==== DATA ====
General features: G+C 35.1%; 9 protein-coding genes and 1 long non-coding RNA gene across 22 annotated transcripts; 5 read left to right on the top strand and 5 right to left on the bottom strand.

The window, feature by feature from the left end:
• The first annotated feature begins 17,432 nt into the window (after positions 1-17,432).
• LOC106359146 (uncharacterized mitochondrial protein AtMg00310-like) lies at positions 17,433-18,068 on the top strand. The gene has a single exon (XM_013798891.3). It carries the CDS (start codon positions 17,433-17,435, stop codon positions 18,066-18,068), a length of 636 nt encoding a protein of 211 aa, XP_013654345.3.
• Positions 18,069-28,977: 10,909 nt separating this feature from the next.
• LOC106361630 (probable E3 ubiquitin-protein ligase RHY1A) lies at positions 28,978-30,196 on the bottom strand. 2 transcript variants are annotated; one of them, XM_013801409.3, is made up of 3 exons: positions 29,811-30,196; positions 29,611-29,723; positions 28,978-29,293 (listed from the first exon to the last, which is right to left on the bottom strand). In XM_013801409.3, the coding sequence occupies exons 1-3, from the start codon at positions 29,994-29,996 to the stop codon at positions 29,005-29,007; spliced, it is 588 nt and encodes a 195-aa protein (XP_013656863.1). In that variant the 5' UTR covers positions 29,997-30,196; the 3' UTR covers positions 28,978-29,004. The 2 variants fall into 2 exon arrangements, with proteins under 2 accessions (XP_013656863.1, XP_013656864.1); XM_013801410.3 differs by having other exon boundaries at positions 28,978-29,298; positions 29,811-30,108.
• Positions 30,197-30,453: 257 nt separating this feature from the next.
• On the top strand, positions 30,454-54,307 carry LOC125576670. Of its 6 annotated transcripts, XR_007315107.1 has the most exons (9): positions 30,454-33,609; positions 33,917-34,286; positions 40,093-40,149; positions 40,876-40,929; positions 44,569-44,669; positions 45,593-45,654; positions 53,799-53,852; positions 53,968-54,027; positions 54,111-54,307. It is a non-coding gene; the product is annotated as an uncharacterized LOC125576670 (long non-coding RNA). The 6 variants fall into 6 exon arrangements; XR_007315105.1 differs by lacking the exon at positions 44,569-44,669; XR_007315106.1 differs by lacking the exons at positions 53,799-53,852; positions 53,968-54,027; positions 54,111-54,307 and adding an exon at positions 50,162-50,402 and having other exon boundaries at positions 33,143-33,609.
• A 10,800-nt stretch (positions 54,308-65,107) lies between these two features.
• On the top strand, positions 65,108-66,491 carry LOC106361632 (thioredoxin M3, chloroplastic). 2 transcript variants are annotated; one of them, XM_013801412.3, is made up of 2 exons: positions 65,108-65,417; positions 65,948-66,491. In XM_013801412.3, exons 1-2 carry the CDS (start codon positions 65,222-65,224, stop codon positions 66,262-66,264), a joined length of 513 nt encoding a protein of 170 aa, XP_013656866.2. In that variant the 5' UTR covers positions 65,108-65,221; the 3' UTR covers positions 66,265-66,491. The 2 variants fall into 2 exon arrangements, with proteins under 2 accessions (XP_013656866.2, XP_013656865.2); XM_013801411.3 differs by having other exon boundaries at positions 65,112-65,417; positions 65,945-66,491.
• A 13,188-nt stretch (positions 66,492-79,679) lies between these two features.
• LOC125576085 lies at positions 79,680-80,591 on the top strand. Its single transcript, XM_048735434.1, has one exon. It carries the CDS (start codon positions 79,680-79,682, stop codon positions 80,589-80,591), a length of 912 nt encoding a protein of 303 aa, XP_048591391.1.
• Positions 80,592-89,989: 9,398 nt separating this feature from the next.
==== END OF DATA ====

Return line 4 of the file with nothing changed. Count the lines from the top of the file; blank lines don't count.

• LOC106359146 (uncharacterized mitochondrial protein AtMg00310-like) lies at positions 17,433-18,068 on the top strand. The gene has a single exon (XM_013798891.3). It carries the CDS (start codon positions 17,433-17,435, stop codon positions 18,066-18,068), a length of 636 nt encoding a protein of 211 aa, XP_013654345.3.